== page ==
The quest for low-noise power supplies

A project log for OpenCT2

An open source low-resolution desktop CT scanner

peter jansenpeter jansen 11/22/2015 at 20:066 Comments

A quick update today about power supplies. It's been an incredibly busy month in the lab, and I've had precious little time to work on OpenCT2 (and even less time to write a proper update).

Essentially all of the critical pieces of the system have been designed, but right now the system takes up much of a bench when running -- the unit itself, plus several bench power supplies, a USB hub, a laptop, and a bunch of cabling. I'd like to get everything mounted into the unit, replacing (a) the bench supplies with an internal supply, and (b) the laptop with a Raspberry Pi mounted inside. This should make everything much more compact, self-contained, and allow me to easily do long calibration runs, and evaluate the system performance.

I've been focusing on prototyping the power supply, so that once I have a working design hammered out, I can send off a design to OSHPark and have a compact board that can be mounted inside the unit. The system requires four separate supplies, each with their own requirements:

Because one of my main goals for this project is ease of repeatability -- that is, I'd like others to be able to build it without having to source difficult-to-find components or build difficult to assemble boards -- I'm hoping to find pre-made power modules that I can just plug in to an easy-to-solder through-hole board. I'm okay at many aspects of design, but low-noise supplies are one area that I'm not terribly experienced with, so this would help save me a good deal of effort, too.

Having never sourced ultra-low noise supplies before, it's incredibly challenging to find economical pre-made modules. Pragmatically, it's also not entirely clear how ultra-low noise the detector supply has to be. In light of this, I decided to try three 5V modules from Pololu, a 2.5A for the Raspberry Pi, a 1A for the motor supply, and a 500ma for the detectors (pictured above). They're all switching supplies, so they will have plenty of ripple to them at the best of times, but I thought I'd give it a try.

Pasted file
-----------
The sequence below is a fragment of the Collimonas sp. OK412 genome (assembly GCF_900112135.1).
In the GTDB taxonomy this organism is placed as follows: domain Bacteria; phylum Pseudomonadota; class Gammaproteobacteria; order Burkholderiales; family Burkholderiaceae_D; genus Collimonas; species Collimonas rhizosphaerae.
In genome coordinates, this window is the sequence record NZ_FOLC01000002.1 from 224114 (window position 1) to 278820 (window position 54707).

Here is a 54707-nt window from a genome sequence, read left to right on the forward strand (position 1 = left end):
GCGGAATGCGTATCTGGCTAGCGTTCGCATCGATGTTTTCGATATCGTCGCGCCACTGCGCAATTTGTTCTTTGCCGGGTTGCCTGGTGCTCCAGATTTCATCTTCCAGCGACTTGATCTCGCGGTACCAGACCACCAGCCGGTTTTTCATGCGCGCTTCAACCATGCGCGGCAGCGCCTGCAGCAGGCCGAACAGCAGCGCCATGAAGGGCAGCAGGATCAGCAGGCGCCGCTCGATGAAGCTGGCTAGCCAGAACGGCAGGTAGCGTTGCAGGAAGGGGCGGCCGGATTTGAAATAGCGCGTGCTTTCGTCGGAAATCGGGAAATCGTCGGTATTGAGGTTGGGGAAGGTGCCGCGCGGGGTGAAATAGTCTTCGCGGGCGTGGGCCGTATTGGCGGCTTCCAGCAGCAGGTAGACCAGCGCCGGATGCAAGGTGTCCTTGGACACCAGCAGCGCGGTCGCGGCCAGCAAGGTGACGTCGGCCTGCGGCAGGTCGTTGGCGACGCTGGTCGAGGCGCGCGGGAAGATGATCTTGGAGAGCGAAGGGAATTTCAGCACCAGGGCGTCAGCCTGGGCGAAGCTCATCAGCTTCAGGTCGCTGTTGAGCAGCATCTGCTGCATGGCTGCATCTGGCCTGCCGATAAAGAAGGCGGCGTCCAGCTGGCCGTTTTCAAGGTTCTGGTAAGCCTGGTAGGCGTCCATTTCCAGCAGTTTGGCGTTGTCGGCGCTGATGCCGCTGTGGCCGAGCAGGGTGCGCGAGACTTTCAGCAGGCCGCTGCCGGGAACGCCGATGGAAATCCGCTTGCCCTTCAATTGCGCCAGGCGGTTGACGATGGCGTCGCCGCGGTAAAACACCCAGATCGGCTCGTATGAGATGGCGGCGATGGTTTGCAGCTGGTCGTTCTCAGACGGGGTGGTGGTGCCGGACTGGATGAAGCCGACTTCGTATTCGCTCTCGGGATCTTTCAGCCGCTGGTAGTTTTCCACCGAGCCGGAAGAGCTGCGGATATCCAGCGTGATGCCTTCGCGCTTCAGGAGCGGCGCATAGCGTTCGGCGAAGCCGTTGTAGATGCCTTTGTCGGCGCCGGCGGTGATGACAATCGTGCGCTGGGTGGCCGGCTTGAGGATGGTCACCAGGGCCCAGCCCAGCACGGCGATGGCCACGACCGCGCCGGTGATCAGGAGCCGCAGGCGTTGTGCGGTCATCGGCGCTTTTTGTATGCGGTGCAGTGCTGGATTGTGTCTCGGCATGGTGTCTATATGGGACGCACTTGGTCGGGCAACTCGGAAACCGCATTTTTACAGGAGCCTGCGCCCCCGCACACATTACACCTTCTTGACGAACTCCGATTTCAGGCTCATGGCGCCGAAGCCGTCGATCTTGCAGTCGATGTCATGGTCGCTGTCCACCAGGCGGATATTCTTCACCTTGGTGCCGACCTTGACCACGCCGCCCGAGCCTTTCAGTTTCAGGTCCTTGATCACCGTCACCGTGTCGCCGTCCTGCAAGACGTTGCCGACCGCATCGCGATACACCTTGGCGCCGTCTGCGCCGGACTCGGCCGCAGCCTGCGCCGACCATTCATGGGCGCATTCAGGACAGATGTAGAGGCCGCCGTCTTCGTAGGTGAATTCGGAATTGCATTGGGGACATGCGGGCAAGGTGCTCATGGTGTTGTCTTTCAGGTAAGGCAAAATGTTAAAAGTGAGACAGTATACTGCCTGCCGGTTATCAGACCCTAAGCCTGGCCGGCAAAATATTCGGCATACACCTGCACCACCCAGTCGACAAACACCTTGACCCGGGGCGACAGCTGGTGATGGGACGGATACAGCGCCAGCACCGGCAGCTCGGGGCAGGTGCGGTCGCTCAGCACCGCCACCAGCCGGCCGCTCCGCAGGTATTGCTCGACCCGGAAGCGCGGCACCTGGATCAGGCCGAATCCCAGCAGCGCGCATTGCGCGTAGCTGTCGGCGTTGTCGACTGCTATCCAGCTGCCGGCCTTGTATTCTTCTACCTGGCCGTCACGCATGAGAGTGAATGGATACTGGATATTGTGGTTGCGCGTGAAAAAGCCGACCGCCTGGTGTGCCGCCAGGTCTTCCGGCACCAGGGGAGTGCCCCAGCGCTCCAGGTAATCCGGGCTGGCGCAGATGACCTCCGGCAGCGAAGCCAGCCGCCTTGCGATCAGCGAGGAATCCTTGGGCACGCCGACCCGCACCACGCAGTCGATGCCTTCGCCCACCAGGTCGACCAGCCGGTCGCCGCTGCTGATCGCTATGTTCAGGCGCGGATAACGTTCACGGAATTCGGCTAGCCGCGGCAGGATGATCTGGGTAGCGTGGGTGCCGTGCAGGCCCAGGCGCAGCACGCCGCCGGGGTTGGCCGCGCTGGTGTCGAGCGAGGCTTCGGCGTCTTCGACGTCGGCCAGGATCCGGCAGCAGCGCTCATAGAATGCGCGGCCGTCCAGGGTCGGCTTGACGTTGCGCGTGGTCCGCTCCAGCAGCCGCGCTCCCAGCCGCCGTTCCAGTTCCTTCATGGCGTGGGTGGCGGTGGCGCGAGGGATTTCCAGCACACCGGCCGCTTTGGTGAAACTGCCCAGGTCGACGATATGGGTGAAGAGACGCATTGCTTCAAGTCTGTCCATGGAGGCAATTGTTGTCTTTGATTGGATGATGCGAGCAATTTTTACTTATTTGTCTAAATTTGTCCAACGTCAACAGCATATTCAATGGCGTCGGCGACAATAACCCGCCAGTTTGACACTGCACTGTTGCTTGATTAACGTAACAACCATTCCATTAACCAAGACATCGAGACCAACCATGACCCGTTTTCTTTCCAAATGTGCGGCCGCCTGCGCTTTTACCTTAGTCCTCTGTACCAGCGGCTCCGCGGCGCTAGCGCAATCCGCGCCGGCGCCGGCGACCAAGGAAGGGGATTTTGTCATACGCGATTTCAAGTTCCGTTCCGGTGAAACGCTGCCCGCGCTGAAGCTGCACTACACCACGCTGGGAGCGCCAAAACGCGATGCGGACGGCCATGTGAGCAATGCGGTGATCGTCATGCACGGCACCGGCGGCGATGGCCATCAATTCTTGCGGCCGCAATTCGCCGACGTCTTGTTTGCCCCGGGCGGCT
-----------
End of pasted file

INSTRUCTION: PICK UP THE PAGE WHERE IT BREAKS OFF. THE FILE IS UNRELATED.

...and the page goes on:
It turns out the supplies are incredibly noisy, at least from the perspective of high-energy particle detectors with ultra-low noise requirements, and the detectors register thousands of false-positive counts per second with this supply. Even for the beautifully designed Radiation Watch Type 5 detector that I used in the original OpenCT, I had the most success with powering the detector from an isolated battery -- but I'm hoping that I can avoid that, given that the acquisition times are long, and the draw of an entire imaging array would make battery power impractical.

I then swapped out the switching regular for the detectors with a regular 7805 linear regulator. For all the bad press these get these days about efficiency, and the difficulty with dissipating heat over time, this $0.50 part outputs a relatively clean voltage, and successfully powers the detectors well.

I'd like to not have to relax my "easy-to-source" criterion, but I have found some supplies claiming to be ultra-low noise on eBay (here), based on the TI TPS7A4700. Unfortunately they're coming from the other side of the world, so it'll be a few weeks until I get to test them out. Still, with the results from this quick test, I'll likely end up putting together a design that uses a linear regular for the detector supply -- the supply that is most sensitive to noise -- and use the switching regulator modules for the higher-current and less noise-sensitive motor and raspberry pi supplies.

In other news, I had the chance to do another design revision for the shielded radioisotope source holder, and mount it to the carriage. It works great, and putting the source in or taking it out to store takes only a few seconds.

Thanks for reading!


Andrew Starr wrote 11/23/2015 at 05:57 point

Hi Peter,

If you're not averse to surface mount components, I recommend the LT1761-5 as an excellent low-noise 5V regulator. Also, you can't go past a good solid ground plane :)

  Are you sure? yes | no

peter jansen wrote 11/24/2015 at 06:54 point

Hi Andrew,

Since I'm aiming to make this as easy as possible for folks to build, I'm trying to steer away from surface mount components for whichever boards that's viable for. The detectors have large-pitch surface mount components, but I'm going to try and make the power board entirely through-hole, if possible.  My other open source designs have taught me that each 100-pin TQFP or leadless part I place on, I lose most of the audience of potential makers.  We'll see how well I do with this one!